Ban condemns killing of UN 'blue helmet' in Central African Republic

10 November 2015

Secretary-General Ban Ki-moon has condemned the killing today of a peacekeeper from the United Nations mission in the Central African Republic (CAR) following a confrontation with armed elements in the town of Batangafo, amid ongoing violence in the strife-torn country where elections are set to take place before the end of the year.

In a statement issued this evening by his spokesperson, Mr. Ban condemned the killing of the “blue helmet” severing with the UN Multidimensional Integrated Stabilization Mission, known by the French acronym MINUSCA, in Batangafo, located 400 kilometres north of the capital, Bangui.

“Following an outbreak of violence between armed anti-Balaka and ex-Séléka elements at an internally displaced persons camp in Batangafo, ex-Séléka elements confronted MINUSCA troops at a nearby MINUSCA checkpoint,” said the statement, which added that during the incident, one peacekeeper went missing and was subsequently found dead.

“The Secretary-General deplores, in the strongest terms, any attacks against UN peacekeepers, and calls for swift action to bring the perpetrators of this crime to justice,” said the statement.

Mr. Ban in the statement strongly condemned the ongoing fighting in the CAR and reiterated his call for all armed groups to immediately lay down their weapons and refrain from violence.

“He underscores the importance of creating an environment conducive to the holding of elections in line with the calendar announced by the National Electoral Authority to complete the country's transition and bring sustainable peace and stability to the Central African Republic,” the statement stressed.

Further to the statement, the UN chief reiterated that MINUSCA will take all necessary measures in line with its mandate to protect civilians and foster stability. Mr. Ban also offered his sincere condolences to the family of the victim and to the Government of Cameroon.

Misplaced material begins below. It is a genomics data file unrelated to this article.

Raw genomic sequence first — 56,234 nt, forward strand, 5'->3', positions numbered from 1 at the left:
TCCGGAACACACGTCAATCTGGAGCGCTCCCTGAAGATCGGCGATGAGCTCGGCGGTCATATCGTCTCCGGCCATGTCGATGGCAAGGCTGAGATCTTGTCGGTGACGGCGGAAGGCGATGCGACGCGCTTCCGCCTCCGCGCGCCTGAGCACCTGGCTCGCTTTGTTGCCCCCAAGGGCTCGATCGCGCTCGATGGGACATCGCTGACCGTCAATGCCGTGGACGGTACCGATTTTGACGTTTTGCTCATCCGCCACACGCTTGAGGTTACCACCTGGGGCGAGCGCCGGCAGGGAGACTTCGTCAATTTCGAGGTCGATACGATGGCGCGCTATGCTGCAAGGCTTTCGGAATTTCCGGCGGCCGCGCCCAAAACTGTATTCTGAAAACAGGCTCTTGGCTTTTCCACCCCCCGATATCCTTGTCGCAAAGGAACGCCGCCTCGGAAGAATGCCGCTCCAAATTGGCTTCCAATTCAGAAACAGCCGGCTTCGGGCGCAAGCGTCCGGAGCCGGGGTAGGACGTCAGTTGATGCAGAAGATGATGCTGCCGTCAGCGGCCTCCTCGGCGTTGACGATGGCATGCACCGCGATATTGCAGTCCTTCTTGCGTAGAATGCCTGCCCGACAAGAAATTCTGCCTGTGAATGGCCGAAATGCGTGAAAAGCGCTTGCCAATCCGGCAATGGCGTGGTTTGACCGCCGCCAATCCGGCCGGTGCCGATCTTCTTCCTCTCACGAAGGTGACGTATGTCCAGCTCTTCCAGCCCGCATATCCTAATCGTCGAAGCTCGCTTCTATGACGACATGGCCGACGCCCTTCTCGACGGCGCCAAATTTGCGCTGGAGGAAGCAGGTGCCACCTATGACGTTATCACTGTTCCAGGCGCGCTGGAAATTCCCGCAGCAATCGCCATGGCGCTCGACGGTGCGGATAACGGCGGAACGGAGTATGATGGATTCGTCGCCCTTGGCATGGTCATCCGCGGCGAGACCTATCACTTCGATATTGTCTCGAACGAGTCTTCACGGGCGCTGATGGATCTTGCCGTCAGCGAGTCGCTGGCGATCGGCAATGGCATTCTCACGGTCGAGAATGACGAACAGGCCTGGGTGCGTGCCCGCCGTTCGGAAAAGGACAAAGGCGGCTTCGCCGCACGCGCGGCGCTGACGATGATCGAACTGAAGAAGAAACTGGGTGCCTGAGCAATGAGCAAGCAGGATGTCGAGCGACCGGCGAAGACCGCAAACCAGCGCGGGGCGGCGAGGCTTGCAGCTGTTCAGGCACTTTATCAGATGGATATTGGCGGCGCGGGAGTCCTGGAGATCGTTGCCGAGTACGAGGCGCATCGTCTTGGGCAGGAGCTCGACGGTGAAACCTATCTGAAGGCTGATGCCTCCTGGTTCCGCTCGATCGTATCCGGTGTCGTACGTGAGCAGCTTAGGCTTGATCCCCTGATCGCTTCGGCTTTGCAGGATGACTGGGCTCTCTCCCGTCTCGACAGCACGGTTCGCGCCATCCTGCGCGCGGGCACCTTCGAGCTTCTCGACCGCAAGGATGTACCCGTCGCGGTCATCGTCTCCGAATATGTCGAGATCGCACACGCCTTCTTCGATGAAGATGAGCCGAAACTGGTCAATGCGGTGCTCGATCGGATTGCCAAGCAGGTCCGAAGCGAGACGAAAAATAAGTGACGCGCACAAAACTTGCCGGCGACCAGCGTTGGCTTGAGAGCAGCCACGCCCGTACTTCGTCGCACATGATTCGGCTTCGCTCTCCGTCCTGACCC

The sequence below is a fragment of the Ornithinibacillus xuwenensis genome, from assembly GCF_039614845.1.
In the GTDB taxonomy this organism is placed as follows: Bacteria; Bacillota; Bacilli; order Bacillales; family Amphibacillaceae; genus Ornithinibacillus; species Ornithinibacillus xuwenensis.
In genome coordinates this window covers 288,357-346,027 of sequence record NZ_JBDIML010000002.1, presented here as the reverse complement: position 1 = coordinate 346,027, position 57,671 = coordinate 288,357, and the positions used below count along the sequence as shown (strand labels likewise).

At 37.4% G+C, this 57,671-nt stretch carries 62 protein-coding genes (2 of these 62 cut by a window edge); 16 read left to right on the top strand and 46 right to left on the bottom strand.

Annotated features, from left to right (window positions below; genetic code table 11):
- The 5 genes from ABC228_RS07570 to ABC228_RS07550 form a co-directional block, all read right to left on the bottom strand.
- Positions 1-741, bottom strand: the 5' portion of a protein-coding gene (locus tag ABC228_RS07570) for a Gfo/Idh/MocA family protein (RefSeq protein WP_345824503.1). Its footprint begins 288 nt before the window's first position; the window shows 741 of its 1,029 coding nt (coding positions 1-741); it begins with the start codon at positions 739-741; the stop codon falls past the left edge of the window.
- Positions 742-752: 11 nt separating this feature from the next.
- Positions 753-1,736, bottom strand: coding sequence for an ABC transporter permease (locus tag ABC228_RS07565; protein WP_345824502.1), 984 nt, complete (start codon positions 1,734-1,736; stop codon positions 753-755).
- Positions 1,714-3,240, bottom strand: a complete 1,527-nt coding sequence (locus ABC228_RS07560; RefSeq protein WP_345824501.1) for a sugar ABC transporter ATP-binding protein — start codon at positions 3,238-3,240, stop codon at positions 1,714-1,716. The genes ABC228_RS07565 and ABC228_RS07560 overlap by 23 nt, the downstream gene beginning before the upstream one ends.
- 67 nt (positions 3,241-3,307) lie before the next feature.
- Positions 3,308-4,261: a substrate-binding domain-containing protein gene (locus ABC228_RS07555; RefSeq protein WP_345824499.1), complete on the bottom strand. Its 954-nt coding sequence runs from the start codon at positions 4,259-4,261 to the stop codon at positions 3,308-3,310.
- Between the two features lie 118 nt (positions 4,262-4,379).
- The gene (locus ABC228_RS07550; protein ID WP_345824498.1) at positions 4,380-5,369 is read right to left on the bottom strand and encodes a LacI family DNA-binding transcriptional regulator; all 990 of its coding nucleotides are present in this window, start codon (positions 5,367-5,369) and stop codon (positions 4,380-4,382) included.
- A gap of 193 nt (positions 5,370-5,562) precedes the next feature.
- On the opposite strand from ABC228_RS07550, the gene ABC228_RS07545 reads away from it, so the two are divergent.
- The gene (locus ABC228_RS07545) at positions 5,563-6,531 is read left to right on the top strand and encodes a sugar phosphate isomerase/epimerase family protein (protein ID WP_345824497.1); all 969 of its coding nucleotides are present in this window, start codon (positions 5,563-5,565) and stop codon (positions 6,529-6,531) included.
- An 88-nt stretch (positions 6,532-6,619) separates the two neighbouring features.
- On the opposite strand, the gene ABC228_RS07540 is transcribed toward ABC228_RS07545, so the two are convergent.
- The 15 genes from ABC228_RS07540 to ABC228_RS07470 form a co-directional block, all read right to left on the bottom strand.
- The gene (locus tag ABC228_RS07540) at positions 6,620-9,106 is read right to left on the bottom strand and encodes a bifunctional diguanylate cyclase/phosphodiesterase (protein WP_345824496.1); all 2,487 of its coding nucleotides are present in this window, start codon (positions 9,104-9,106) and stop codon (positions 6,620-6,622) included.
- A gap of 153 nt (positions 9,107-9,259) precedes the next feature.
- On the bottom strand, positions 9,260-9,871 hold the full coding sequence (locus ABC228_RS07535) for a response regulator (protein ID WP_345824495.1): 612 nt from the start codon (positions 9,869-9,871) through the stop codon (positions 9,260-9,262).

The UN mission had reported earlier that that the National Electoral Authority yesterday announced that the constitutional referendum will take place on 13 December and the first round of presidential and legislative elections will be held on 27 December. A second round of elections, if necessary, will be conducted on 31 January 2016.

MINUSCA, which was set up in April 2014 to help bring peace after a breakdown of governmental authority and vicious intercommunal fighting between mainly the Muslim Séléka group and the mainly Christian anti-Balaka movement, currently maintains nearly 11,000 uniformed personnel in the country.

A recent crisis was sparked in the capital, Bangui, on 26 September, when according to the UN Office for the Coordination of Humanitarian Affairs (OCHA) violent clashes erupted between the residents of PK5 in Bangui's 3rd district and the 5th district after the death of a young Muslim taxi motorcyclist. The violence left dozens of people dead and several injured. Houses were looted in other neighbourhoods and many burned. Thousands of people have fled the areas with heightened tension to seek refuge mostly with host families and in displacement sites.

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Central African Republic: deploring recent violence, UN envoy says ‘dialogue is only way out of this crisis’

Following a series of incidents earlier this week in the Central African Republic (CAR) capital of Bangui, the top United Nation official in the crisis-riven country strongly deplored the use of violence to resolve differences and had called on all Central Africans to exercise restraint “to avoid an increase of violence with serious consequences.”